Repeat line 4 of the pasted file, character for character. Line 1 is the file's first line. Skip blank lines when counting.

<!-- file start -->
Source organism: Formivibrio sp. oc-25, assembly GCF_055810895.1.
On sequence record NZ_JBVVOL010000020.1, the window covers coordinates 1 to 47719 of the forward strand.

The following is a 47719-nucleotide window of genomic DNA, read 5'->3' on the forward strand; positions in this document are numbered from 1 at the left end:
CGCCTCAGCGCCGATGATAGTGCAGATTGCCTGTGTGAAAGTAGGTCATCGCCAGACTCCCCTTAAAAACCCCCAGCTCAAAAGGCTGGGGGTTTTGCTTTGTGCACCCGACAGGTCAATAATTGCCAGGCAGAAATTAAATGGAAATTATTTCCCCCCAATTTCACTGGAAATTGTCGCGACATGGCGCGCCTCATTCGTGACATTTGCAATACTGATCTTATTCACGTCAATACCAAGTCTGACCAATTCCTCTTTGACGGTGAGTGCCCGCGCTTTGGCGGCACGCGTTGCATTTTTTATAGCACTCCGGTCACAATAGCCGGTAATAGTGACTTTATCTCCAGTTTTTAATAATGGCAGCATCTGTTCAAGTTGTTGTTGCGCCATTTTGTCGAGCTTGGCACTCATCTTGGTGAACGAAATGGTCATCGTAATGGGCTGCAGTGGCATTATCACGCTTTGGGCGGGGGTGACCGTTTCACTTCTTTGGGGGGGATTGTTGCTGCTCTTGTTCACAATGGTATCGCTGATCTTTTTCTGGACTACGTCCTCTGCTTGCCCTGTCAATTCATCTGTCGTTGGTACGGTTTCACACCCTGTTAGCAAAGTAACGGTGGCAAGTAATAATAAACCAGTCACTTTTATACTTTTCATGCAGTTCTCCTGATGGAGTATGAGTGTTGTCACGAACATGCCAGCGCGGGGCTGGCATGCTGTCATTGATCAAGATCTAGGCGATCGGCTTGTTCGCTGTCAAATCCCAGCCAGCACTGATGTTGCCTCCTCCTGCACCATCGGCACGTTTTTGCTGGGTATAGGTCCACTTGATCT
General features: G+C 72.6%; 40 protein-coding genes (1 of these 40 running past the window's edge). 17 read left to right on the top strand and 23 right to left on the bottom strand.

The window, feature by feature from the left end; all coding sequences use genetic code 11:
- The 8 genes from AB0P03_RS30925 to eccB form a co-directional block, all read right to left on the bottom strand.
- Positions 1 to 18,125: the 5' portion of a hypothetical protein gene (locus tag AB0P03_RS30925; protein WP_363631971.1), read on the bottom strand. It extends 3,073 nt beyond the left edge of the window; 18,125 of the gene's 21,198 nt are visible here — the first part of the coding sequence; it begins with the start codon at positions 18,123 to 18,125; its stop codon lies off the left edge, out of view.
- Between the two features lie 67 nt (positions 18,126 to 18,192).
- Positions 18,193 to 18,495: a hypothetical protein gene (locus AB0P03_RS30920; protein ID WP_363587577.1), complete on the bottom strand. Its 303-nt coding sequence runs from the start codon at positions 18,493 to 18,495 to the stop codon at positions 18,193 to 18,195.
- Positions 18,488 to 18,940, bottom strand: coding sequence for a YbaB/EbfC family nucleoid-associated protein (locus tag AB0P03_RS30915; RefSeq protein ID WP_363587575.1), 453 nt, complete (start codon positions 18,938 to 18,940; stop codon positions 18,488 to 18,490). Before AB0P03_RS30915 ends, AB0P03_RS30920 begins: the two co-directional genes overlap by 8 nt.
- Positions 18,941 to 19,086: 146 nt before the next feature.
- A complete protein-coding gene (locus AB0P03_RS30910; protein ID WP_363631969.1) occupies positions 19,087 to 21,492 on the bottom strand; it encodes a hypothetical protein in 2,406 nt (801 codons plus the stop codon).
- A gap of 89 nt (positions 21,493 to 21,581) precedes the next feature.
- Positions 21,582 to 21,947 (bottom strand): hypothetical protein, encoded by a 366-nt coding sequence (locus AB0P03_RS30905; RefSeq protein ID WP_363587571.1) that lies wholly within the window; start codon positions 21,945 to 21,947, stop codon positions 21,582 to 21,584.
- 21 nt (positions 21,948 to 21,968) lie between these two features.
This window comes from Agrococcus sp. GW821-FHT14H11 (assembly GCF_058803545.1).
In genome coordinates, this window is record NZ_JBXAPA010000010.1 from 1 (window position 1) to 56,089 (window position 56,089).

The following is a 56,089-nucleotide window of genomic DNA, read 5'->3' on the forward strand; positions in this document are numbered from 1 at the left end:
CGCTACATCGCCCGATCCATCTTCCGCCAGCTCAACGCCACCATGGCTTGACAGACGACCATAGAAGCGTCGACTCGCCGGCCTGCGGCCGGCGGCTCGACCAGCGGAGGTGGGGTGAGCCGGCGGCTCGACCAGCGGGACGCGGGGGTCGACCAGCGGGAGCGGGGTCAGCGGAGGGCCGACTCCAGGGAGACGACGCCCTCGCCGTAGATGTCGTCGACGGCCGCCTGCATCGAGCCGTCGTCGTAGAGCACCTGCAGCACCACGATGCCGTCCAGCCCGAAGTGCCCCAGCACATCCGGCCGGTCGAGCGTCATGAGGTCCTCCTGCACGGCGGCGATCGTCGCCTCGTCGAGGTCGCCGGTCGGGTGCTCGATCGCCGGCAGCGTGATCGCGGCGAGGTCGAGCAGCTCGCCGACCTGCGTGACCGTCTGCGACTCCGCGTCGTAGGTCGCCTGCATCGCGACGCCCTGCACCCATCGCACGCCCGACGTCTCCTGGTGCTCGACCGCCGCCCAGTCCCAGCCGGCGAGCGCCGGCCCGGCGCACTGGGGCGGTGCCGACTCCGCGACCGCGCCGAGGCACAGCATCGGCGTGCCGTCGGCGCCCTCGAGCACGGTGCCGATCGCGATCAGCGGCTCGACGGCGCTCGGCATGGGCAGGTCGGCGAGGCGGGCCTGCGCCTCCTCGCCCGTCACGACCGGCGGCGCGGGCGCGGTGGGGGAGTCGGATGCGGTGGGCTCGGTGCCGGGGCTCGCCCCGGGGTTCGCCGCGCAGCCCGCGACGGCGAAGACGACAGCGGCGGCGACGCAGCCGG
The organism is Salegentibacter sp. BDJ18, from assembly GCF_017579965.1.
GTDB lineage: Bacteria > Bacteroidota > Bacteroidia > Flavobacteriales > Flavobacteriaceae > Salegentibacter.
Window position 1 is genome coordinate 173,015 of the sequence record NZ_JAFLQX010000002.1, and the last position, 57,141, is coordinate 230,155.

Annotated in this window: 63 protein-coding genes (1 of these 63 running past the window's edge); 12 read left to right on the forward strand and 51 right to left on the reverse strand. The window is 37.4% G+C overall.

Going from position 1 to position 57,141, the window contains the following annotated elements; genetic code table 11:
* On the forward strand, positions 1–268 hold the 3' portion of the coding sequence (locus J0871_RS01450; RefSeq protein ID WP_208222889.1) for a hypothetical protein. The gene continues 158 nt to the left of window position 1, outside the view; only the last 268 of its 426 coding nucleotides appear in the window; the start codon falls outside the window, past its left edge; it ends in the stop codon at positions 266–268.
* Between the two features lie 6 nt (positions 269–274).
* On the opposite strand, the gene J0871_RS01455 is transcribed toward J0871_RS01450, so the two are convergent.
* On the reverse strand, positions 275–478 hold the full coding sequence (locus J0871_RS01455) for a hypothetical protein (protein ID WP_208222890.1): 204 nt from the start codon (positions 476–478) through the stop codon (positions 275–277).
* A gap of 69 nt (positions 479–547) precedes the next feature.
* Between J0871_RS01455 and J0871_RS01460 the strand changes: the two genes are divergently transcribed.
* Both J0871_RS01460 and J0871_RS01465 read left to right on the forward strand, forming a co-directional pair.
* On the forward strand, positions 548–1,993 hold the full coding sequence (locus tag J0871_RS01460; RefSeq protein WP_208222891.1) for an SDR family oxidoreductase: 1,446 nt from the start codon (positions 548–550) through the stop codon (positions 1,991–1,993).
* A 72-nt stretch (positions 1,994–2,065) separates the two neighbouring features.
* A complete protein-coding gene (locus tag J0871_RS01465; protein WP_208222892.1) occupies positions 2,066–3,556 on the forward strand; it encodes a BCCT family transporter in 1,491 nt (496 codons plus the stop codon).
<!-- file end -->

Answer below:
CGCCTCAGCGCCGATGATAGTGCAGATTGCCTGTGTGAAAGTAGGTCATCGCCAGACTCCCCTTAAAAACCCCCAGCTCAAAAGGCTGGGGGTTTTGCTTTGTGCACCCGACAGGTCAATAATTGCCAGGCAGAAATTAAATGGAAATTATTTCCCCCCAATTTCACTGGAAATTGTCGCGACATGGCGCGCCTCATTCGTGACATTTGCAATACTGATCTTATTCACGTCAATACCAAGTCTGACCAATTCCTCTTTGACGGTGAGTGCCCGCGCTTTGGCGGCACGCGTTGCATTTTTTATAGCACTCCGGTCACAATAGCCGGTAATAGTGACTTTATCTCCAGTTTTTAATAATGGCAGCATCTGTTCAAGTTGTTGTTGCGCCATTTTGTCGAGCTTGGCACTCATCTTGGTGAACGAAATGGTCATCGTAATGGGCTGCAGTGGCATTATCACGCTTTGGGCGGGGGTGACCGTTTCACTTCTTTGGGGGGGATTGTTGCTGCTCTTGTTCACAATGGTATCGCTGATCTTTTTCTGGACTACGTCCTCTGCTTGCCCTGTCAATTCATCTGTCGTTGGTACGGTTTCACACCCTGTTAGCAAAGTAACGGTGGCAAGTAATAATAAACCAGTCACTTTTATACTTTTCATGCAGTTCTCCTGATGGAGTATGAGTGTTGTCACGAACATGCCAGCGCGGGGCTGGCATGCTGTCATTGATCAAGATCTAGGCGATCGGCTTGTTCGCTGTCAAATCCCAGCCAGCACTGATGTTGCCTCCTCCTGCACCATCGGCACGTTTTTGCTGGGTATAGGTCCACTTGATCT